It used to be an Italian café owned by a lesbian couple who also owned a slightly more upscale Sicilian restaurant down the street. When one of them had an affair (so the gossip went), the relationship - both personal and professional - ended, and each partner took one restaurant. The café closed, which left us nowhere to eat Sunday brunch. It was with considerable relief that we welcomed the opening of Tutta Bella, a Neapolitan-style pizzeria with a gigantic wood-fired oven and some of the best tiramisu I have ever had. Nowadays it is crowded and impossible to get a table, but anyway, I don't live here anymore.

This is my kind of pizza, thin-crusted, barely slicked with tomato sauce and adorned with a few well-chosen ingredients. They use imported San Marzano tomatoes; the cheese is Grana Padano. There is fresh mozzarella and ricotta, and locally-made sausage. There are over a dozen kinds of pizza, and I am sure that I have tried them all, each one more delicious than the next. The one I choose today has thinly sliced ham and basil leaves, dabs of ricotta and fine web of the aforementioned Grana Padano. Mostly families come here; there has been an influx of young children in the neighborhood. I am the previous generation, the one that has grown up and moved out. But it is a Saturday afternoon, and I am relaxing with my pizza and a mystery novel (purchased at the used bookstore down the street). I have no room for dessert, and take a piece of tiramisu to go.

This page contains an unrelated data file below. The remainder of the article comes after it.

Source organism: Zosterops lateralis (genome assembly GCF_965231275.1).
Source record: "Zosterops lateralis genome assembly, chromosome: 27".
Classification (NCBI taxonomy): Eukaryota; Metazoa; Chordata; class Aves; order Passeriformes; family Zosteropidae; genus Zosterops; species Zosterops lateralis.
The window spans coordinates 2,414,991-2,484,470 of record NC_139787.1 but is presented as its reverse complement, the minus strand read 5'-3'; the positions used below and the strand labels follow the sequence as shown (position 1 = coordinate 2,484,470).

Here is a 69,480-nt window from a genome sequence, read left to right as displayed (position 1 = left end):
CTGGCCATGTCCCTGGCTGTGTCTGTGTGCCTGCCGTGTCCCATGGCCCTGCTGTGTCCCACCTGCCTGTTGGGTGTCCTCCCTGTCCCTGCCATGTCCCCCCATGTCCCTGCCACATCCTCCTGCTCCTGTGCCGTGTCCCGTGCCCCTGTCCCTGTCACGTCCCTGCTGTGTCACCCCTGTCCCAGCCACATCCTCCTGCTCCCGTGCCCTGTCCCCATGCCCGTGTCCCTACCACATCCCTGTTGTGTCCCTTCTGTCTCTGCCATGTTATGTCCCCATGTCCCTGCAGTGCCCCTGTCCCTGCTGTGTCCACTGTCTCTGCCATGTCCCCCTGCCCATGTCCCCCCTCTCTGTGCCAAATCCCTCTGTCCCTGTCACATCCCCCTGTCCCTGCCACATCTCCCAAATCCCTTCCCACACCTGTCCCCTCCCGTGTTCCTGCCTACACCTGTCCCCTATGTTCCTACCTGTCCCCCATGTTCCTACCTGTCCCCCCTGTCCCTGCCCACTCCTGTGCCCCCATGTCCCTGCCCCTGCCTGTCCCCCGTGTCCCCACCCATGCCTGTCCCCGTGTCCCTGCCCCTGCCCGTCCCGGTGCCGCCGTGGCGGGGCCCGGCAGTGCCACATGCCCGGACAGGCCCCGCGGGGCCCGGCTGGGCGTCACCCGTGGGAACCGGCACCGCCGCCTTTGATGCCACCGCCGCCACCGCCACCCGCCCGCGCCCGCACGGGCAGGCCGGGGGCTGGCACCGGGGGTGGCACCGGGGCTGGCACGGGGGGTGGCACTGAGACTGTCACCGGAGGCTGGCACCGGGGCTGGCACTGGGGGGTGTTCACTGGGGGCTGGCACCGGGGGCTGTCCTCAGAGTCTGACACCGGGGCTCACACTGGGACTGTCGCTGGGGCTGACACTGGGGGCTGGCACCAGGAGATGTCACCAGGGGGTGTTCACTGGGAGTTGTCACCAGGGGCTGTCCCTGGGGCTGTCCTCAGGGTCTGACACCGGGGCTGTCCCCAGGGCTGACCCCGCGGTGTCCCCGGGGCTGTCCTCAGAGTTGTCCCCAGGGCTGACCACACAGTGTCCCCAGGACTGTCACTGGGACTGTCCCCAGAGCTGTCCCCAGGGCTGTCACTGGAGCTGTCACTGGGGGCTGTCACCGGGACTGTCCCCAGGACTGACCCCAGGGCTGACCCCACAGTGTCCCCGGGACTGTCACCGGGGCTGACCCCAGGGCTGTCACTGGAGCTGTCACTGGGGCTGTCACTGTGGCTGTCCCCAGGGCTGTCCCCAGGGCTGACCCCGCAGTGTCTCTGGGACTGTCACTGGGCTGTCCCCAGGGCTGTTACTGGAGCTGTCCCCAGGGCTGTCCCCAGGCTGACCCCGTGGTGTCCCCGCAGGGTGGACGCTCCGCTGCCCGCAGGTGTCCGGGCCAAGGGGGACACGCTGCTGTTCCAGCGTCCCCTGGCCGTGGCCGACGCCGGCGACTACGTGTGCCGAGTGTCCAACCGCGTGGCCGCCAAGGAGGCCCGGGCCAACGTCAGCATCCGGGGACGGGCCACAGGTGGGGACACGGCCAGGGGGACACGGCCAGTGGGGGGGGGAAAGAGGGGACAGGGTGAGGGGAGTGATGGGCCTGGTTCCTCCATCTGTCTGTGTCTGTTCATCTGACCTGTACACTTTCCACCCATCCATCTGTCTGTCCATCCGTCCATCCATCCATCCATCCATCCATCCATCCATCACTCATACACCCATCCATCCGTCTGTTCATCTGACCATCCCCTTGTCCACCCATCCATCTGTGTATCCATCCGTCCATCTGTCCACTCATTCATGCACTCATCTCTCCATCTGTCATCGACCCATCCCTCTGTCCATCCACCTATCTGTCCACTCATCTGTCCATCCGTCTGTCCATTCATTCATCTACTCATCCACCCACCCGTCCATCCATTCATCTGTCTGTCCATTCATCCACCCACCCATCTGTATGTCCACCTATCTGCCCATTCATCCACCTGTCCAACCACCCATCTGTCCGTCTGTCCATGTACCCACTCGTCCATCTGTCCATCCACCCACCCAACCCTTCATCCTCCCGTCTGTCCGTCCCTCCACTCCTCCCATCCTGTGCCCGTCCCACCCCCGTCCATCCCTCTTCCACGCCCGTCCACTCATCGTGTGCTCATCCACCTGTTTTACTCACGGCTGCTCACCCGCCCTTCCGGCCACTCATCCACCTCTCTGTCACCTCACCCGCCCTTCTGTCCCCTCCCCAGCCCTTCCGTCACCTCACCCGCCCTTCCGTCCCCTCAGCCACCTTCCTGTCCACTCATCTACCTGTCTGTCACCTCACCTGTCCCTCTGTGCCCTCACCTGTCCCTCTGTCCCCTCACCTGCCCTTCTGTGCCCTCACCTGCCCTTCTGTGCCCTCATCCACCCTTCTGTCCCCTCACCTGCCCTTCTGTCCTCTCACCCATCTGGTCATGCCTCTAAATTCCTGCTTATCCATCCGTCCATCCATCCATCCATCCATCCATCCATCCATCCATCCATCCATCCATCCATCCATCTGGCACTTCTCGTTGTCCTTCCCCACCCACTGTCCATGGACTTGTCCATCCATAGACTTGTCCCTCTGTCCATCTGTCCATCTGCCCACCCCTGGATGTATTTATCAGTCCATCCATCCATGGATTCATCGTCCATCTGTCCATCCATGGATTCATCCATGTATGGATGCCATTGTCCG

At the next table, a father has a leisurely lunch with his two sons, getting up at one point to lead one of the boys to the bathroom. Daddy, why do men and women have different bathrooms? says a boy. Well, at home they share a bathroom, responds the father, a man somewhere in his forties or fifties. He sounds English. But boys can be a bit messy in the bathroom. Unable to keep a straight face, I gather up my belongings and head out, barely suppressing my laughter until I am back out on the sidewalk. Later, I eat my tiramisu, creamy and fluffy and soaked with espresso, sitting crosslegged on my living-room floor, with high-rise buildings outside instead of trees and views of water and mountains, past and present colliding. I live here now.

Friday, December 15, 2006

Reading. Connell. (Part 2).

Mr. Bridge and Mrs. Bridge have to be read together, in a gulp, or alternating stories, weighing the thoughts of the husband against those of the wife. I came back to Mr. Bridge first; now it is time to return to his companion. I have not read these books for many years, and now I feel a sadness that I was too young to see before. In Mr. Bridge there is a sense that he was standing still while the world was changing around him, changing in ways he refused to see or believe. Mrs. Bridge is different; I feel that she is lost, as if she were sleepwalking through her life. There is no office to escape to, no work to bury herself in, only the house (run by a maid) and the children (whose small daily battles are sometimes reported to their father, sometimes not) and visits with friends.